In a lot of the rest of the world where fuel isn't (almost) free the break even for installing a charging station is quite different. Here up north most places are already wired for electric engine heaters anyway. Sure it's no fast charger but 2-3kW for overnight charging will still work pretty well for a lot of people.mrbrian200 wrote: ↑Tue Oct 23, 2018 11:45 amI don't think BMW is in denial so much as they simply acknowledge the reality that until some sort of fuel cell technology is perfected, pure EVs will have a limited market. Lithium batteries really aren't a good solution, only good for city dwellers 'tooling about town/routine daily commute' if you will. My friend that lives in a high rise condo building in Chicago couldn't get one if he wanted: the building parking garage isn't 'wired' for EV charging, the building association looked into it a few years ago and concluded the venture (would be a special assessment to all unit owners) to be cost prohibitive. Unit owners aren't specifically prohibited from having a charging station installed at their owned parking spaces, but the number$ to do so on an individual basis were crazy, =/+ the price of the car. People with more freedom to to do this on a reasonable budget - homeowners in more rural areas - are also the ones who tend to drive longer distances where anything less than a 400-500 mile range would be problem as rural areas/small towns are the places you're least likely to find a charging station when and where you will find yourself needing it.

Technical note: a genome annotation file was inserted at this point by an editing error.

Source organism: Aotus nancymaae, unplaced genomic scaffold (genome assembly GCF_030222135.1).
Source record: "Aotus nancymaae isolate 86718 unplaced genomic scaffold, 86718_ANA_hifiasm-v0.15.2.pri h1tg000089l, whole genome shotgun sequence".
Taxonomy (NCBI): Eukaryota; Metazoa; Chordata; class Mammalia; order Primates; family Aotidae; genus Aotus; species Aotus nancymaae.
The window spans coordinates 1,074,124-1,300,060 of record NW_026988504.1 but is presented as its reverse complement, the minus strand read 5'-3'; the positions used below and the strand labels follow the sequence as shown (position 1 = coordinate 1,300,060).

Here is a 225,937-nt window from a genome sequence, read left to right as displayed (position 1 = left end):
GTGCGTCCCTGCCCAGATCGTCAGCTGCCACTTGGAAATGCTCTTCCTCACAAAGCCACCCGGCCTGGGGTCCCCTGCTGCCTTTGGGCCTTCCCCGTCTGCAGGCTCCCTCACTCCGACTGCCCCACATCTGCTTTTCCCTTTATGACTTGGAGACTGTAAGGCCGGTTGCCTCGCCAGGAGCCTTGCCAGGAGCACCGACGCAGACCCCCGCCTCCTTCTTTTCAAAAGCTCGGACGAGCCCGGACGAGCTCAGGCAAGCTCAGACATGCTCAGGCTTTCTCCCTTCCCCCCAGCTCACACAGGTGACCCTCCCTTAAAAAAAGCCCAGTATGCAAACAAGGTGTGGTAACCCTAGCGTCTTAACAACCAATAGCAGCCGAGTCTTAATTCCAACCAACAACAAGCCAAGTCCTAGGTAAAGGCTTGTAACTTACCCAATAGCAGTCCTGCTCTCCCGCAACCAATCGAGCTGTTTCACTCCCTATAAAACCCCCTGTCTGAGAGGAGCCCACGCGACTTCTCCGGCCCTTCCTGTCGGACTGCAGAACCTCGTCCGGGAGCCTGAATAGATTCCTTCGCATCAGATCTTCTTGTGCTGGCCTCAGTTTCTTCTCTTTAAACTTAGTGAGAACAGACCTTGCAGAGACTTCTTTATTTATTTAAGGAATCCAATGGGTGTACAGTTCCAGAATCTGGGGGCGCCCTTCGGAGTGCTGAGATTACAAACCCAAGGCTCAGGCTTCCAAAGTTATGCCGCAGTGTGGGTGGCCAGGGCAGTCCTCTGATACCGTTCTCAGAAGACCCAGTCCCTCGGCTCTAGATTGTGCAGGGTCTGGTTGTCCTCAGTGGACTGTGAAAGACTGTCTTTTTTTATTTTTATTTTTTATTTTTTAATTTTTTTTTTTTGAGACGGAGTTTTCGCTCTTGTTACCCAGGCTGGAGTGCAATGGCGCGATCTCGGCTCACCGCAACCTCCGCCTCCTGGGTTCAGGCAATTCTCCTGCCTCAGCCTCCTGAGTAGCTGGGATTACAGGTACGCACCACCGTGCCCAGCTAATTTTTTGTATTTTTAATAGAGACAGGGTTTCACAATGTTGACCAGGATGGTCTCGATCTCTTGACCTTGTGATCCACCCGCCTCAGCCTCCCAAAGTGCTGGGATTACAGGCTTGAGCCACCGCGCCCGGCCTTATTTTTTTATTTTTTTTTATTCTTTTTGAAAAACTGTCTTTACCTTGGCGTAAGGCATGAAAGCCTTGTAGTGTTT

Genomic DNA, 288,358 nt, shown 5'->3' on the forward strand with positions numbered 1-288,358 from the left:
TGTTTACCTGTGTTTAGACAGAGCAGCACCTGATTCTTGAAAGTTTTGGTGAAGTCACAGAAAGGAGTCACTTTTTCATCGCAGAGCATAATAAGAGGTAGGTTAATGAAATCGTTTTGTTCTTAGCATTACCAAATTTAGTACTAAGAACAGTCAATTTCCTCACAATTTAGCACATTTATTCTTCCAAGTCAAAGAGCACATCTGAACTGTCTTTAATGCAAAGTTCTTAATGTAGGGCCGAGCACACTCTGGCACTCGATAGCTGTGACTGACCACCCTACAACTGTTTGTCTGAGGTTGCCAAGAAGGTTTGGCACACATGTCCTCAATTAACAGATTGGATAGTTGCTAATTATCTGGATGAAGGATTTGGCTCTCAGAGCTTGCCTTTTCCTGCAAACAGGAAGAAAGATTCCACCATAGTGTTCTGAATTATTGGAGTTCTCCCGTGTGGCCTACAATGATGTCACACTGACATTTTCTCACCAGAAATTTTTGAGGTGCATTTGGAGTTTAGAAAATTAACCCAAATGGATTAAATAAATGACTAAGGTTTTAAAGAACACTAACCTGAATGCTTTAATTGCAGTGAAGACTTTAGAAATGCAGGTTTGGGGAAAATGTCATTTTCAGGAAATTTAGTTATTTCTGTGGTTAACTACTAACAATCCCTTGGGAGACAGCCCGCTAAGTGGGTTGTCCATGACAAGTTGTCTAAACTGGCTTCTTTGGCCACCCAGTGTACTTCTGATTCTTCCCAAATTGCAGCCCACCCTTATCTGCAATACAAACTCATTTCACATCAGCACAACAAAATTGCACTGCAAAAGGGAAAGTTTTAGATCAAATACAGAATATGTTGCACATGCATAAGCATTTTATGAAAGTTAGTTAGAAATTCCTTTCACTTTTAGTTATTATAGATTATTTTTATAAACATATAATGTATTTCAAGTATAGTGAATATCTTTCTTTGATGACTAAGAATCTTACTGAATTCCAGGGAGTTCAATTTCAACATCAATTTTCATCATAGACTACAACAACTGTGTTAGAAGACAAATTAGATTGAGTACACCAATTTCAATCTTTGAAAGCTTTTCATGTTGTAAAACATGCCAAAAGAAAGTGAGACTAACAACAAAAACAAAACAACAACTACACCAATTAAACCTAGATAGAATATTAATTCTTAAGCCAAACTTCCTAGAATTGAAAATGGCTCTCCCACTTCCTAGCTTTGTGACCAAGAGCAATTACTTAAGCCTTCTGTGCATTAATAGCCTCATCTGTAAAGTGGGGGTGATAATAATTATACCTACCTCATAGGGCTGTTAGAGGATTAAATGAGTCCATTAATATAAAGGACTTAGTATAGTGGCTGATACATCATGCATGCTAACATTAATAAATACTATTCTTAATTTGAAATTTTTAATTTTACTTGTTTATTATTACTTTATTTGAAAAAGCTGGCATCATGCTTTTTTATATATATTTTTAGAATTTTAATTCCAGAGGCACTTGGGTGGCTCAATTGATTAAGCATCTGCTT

And statistically even in our very sparsely populated country with long distances between people most cars aren't driven further on a regular basis than that they could easily be replaced by BEVs. Especially everyone's second car that's only used for commuting and not going on holidays. The average distance travelled by each car every year is only 12-13000 km or so here based on yearly inspection data.
Batteries are for sure no perfect solution but neither is any other, ICEs included.